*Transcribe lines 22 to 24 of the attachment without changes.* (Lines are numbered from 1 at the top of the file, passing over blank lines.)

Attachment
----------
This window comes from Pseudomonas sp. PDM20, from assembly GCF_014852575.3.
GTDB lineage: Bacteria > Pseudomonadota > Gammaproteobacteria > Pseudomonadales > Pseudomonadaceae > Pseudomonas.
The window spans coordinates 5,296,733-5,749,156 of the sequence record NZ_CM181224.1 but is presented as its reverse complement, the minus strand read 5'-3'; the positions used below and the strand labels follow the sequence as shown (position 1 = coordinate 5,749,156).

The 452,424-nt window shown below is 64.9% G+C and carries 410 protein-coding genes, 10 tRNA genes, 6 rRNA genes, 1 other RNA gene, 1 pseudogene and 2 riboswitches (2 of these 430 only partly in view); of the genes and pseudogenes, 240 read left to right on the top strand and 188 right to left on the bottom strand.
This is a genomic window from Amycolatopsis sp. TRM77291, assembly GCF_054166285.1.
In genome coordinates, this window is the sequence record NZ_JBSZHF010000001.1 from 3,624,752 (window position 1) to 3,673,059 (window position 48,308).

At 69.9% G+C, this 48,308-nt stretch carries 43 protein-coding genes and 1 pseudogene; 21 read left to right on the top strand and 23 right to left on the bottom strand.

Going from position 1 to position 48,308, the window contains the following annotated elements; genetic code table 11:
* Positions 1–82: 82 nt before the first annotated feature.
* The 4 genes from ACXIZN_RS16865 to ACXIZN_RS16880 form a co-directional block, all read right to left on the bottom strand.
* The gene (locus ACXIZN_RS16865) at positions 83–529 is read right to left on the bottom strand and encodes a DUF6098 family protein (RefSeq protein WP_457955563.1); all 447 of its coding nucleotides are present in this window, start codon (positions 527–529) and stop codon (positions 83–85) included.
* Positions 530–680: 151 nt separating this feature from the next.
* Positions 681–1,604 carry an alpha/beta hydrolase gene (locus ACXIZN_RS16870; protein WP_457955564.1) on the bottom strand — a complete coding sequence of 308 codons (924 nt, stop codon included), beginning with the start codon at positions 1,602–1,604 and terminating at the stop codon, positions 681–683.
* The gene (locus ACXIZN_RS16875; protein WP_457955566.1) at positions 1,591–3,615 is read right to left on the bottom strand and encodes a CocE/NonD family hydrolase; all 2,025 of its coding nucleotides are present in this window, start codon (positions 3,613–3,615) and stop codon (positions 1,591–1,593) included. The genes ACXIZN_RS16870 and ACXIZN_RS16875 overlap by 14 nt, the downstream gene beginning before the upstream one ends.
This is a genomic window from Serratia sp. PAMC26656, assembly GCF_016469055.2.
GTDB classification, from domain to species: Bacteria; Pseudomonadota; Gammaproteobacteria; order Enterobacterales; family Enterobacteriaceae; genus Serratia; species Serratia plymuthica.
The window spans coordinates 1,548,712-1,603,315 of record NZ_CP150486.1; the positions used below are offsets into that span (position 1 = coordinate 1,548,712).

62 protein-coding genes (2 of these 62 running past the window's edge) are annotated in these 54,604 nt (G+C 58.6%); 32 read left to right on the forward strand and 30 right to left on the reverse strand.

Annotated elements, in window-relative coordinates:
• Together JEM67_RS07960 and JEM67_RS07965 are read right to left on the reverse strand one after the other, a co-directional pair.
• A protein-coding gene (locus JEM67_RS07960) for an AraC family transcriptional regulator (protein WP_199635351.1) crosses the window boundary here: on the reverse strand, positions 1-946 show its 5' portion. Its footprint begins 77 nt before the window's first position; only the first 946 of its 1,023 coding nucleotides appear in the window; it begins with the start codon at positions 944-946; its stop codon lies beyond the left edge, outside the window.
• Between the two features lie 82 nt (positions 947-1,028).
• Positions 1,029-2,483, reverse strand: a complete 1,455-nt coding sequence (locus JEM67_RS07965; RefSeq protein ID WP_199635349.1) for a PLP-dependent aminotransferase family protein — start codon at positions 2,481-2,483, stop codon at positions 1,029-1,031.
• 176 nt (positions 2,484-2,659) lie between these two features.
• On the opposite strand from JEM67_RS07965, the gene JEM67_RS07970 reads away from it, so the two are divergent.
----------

• Between the two features lie 82 nt (positions 947-1,028).
• Positions 1,029-2,483, reverse strand: a complete 1,455-nt coding sequence (locus JEM67_RS07965; RefSeq protein ID WP_199635349.1) for a PLP-dependent aminotransferase family protein — start codon at positions 2,481-2,483, stop codon at positions 1,029-1,031.
• 176 nt (positions 2,484-2,659) lie between these two features.